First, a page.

Hy-Vee Gas, 1103 N. Dodge Street, Iowa City. – Emma McClatchey / Little Village
Hy-Vee has reached a preliminary settlement agreement in a class action lawsuit filed by customers whose credit and debit card information was stolen during a massive data breach at some of the company’s branches in 2018 and 2019.
According to records filed in a federal court in Illinois on Tuesday, the company began working with plaintiffs’ attorneys over the proposed settlement after a judge refused to dismiss the lawsuit in April 2020. The next step in the lawsuit would have been the discovery phase. During this time, the company’s employees would have been forced to testify under oath about the data protection breach and to submit relevant documents.
On August 14, 2019, Hy-Vee issued a press release announcing that it had discovered a data breach involving customers using debit and credit cards at fuel pumps, drive-through cafes and restaurants (Market Grilles, Market Grille Expresses and) Wahlburger’s locations). There are no purchases in “our grocery stores, drugstores and in our convenience stores” at risk, the company explained, as these sales are processed using a different, more secure system.
Locations in all eight states of the Midwest, where the chain has more than 240 stores, were affected by the violation, which lasted between seven and eight months in some locations as of December 2018. Information from more than 5.3 million debit and credit cards was stolen during the data breach.
The stolen debit and credit card information will later be offered for sale at Joker’s Stash, a website that deals in stolen card information.
In October, two Hy-Vee customers whose data had been stolen – one in Illinois, the other in Missouri – filed a class action lawsuit against Hy-Vee over the privacy breach. The following month, two Iowans were named plaintiffs in the lawsuit.
Hy-Vee locations in 41 cities in Iowa were infected with the malware that steals data, including locations in Iowa City, Coralville, Cedar Rapids and Marion, according to a database published by the company of websites involved in the data breach.
If the court approves the settlement, US residents who used a payment card to make purchases at an affected Hy-Vee POS device during the security incident will be entitled to a refund of up to $ 225 for ” the following categories of potential expenses incurred as a result of the data breach. “
• Reimbursement of up to three (3) hours of documented lost time (at US $ 20 per hour) spent on handling replacement card issues or canceling fraudulent charges (only if at least a full hour was spent and with reasonable accuracy can be documented);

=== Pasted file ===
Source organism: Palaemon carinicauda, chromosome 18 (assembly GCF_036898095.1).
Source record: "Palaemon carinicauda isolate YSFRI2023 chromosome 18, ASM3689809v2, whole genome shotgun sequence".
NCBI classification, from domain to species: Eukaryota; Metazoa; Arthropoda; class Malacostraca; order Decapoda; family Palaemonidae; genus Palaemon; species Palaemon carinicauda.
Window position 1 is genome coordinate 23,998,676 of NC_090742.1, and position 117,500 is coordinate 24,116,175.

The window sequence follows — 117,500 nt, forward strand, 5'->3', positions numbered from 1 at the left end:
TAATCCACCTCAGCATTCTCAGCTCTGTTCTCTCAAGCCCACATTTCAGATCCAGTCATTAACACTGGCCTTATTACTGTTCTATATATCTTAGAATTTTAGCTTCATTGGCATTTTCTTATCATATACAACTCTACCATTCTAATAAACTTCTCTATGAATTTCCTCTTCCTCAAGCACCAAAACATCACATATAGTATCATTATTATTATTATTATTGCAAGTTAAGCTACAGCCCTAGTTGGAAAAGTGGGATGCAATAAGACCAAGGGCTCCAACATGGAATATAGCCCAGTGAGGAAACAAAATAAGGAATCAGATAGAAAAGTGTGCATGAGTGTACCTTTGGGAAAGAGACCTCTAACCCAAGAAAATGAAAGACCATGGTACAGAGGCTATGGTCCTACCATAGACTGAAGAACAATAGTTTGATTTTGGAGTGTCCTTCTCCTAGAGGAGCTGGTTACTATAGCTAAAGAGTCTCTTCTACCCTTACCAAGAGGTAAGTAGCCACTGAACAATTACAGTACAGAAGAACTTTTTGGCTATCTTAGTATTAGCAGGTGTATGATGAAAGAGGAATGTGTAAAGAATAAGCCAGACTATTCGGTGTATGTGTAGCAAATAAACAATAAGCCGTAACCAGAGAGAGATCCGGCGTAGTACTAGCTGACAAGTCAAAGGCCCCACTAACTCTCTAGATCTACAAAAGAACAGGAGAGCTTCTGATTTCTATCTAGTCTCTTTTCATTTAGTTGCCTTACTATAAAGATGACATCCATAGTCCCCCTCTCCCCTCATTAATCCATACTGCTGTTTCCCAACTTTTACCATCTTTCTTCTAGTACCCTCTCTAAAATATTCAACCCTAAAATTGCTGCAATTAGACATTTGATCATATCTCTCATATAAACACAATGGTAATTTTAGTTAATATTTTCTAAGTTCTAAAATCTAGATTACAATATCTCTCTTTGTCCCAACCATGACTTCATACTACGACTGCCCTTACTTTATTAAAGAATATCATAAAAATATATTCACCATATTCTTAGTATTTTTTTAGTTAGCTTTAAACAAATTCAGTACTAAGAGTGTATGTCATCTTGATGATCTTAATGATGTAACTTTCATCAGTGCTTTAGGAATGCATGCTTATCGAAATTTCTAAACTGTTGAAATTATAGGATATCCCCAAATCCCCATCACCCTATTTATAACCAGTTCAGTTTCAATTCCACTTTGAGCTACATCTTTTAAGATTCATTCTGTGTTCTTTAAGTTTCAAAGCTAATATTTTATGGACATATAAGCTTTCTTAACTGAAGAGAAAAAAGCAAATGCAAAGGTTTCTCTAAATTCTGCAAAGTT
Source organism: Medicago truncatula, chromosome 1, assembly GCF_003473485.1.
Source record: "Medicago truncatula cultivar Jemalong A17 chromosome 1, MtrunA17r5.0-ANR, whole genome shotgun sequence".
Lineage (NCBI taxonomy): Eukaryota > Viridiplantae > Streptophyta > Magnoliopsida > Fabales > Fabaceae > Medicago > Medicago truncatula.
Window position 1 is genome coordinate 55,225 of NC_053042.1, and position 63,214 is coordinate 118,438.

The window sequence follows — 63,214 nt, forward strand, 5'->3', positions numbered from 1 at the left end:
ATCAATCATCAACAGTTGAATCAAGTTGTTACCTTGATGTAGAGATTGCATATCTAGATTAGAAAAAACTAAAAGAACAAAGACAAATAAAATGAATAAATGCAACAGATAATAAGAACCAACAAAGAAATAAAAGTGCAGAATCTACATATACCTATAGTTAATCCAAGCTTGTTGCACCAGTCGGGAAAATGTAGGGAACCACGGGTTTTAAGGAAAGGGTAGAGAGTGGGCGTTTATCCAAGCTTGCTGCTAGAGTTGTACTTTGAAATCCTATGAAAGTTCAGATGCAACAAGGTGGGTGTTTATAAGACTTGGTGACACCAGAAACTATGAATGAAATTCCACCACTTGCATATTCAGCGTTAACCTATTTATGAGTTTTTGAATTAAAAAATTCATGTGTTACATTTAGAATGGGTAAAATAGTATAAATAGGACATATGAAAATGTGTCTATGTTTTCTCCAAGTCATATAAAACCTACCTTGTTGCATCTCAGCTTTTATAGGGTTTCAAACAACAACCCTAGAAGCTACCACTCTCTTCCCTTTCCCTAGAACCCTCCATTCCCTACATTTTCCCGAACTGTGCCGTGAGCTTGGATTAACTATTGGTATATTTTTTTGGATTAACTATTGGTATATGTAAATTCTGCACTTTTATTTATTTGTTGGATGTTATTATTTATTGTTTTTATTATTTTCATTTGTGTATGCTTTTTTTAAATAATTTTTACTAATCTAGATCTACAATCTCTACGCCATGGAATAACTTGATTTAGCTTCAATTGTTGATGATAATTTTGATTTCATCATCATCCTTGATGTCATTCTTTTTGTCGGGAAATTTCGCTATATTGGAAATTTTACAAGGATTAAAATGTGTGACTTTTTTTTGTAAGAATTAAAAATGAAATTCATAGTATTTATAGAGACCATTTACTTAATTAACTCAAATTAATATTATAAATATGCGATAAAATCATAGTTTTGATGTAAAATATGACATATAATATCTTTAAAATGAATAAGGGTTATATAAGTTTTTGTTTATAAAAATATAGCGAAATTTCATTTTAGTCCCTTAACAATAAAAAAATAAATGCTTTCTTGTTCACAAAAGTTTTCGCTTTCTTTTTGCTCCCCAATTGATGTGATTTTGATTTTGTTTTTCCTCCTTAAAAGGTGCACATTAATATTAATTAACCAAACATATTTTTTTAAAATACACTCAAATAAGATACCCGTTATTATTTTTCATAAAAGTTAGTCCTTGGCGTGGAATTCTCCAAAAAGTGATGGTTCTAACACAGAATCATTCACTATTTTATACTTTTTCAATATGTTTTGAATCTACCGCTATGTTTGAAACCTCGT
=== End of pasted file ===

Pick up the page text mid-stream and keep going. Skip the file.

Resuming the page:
• an additional payment of US $ 20 for any credit or debit card that incurred documented fraudulent charges that were subsequently reimbursed;
• non-refundable bank charges, card reissue charges, overdraft charges, late charges, unavailability of funds charges and overdraft charges;
• Long distance calls, postage, cell phone minutes (if billed by the minute), text messaging (if billed by message), and Internet usage charges (if billed by the minute or by amount of data used);
• non-refundable fees from banks or credit card companies;
• Interest on payday loans due to card cancellation or due to an overrun situation;
• Cost of the credit report (s); and
• Credit monitoring and identity theft protection costs
Some individuals who “have incurred extraordinary costs are eligible for reimbursement of up to $ 5,000 per incident.” The 11 individuals named in the lawsuit will also receive “incentive rewards” of each $ 2,000.
The plaintiffs’ attorneys are demanding fees of $ 727,000, “a figure the parties agreed with the assistance of the mediator on a mediator’s suggestion,” according to the legal memorandum filed Tuesday on the settlement. Hy-Vee is expected to pay $ 12,000 to cover legal fees.
In addition to agreeing to these payments, Hy-Vee agrees to take “certain measures to increase data security and protect consumer information for a period of two years” as part of the settlement.
These measures include: Appointment of a Group Vice President, IT Security; Maintaining a written information security program; Employee training on data security guidelines and how to identify / handle suspicious emails; Maintain a policy to respond to information security incidents; observance [current payment card industry data security] Standards; and third party vendors must use multi-factor authentication to access the Hy-Vee payment card environment.
If the proposed settlement is approved by the federal judge overseeing the case, anyone affected by the data breach will have 120 days from the public announcement of that approval to file a claim through a website created by plaintiffs’ lawyers.